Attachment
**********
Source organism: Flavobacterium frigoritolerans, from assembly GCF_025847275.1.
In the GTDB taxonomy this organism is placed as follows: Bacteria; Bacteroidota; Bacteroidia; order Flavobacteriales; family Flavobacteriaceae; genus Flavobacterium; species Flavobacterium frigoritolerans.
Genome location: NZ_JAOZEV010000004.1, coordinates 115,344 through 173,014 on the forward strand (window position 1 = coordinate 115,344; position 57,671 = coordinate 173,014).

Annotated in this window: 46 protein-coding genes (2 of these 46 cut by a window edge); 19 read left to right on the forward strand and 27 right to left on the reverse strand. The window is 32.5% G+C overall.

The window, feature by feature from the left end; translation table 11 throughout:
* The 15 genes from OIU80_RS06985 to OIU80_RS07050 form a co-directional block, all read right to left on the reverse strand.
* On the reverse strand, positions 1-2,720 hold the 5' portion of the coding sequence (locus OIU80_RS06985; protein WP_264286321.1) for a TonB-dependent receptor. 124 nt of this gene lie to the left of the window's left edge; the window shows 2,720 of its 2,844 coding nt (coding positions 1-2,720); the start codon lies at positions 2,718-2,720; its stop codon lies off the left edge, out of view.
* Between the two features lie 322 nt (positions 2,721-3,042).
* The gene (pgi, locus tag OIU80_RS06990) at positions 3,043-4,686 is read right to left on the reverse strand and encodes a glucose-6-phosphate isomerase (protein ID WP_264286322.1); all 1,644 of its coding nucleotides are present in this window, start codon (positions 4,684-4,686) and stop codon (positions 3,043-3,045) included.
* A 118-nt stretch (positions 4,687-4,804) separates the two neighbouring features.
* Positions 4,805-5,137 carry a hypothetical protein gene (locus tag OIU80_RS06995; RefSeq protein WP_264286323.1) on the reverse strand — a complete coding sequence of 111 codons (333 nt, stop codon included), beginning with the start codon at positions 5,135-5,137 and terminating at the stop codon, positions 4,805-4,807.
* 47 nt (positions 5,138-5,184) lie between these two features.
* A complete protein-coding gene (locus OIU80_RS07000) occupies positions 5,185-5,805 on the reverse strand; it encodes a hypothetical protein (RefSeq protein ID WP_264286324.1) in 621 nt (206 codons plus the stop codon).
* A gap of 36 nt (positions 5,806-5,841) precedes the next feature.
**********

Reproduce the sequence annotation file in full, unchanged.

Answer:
Source organism: Flavobacterium frigoritolerans, from assembly GCF_025847275.1.
In the GTDB taxonomy this organism is placed as follows: Bacteria; Bacteroidota; Bacteroidia; order Flavobacteriales; family Flavobacteriaceae; genus Flavobacterium; species Flavobacterium frigoritolerans.
Genome location: NZ_JAOZEV010000004.1, coordinates 115,344 through 173,014 on the forward strand (window position 1 = coordinate 115,344; position 57,671 = coordinate 173,014).

Annotated in this window: 46 protein-coding genes (2 of these 46 cut by a window edge); 19 read left to right on the forward strand and 27 right to left on the reverse strand. The window is 32.5% G+C overall.

The window, feature by feature from the left end; translation table 11 throughout:
* The 15 genes from OIU80_RS06985 to OIU80_RS07050 form a co-directional block, all read right to left on the reverse strand.
* On the reverse strand, positions 1-2,720 hold the 5' portion of the coding sequence (locus OIU80_RS06985; protein WP_264286321.1) for a TonB-dependent receptor. 124 nt of this gene lie to the left of the window's left edge; the window shows 2,720 of its 2,844 coding nt (coding positions 1-2,720); the start codon lies at positions 2,718-2,720; its stop codon lies off the left edge, out of view.
* Between the two features lie 322 nt (positions 2,721-3,042).
* The gene (pgi, locus tag OIU80_RS06990) at positions 3,043-4,686 is read right to left on the reverse strand and encodes a glucose-6-phosphate isomerase (protein ID WP_264286322.1); all 1,644 of its coding nucleotides are present in this window, start codon (positions 4,684-4,686) and stop codon (positions 3,043-3,045) included.
* A 118-nt stretch (positions 4,687-4,804) separates the two neighbouring features.
* Positions 4,805-5,137 carry a hypothetical protein gene (locus tag OIU80_RS06995; RefSeq protein WP_264286323.1) on the reverse strand — a complete coding sequence of 111 codons (333 nt, stop codon included), beginning with the start codon at positions 5,135-5,137 and terminating at the stop codon, positions 4,805-4,807.
* 47 nt (positions 5,138-5,184) lie between these two features.
* A complete protein-coding gene (locus OIU80_RS07000) occupies positions 5,185-5,805 on the reverse strand; it encodes a hypothetical protein (RefSeq protein ID WP_264286324.1) in 621 nt (206 codons plus the stop codon).
* A gap of 36 nt (positions 5,806-5,841) precedes the next feature.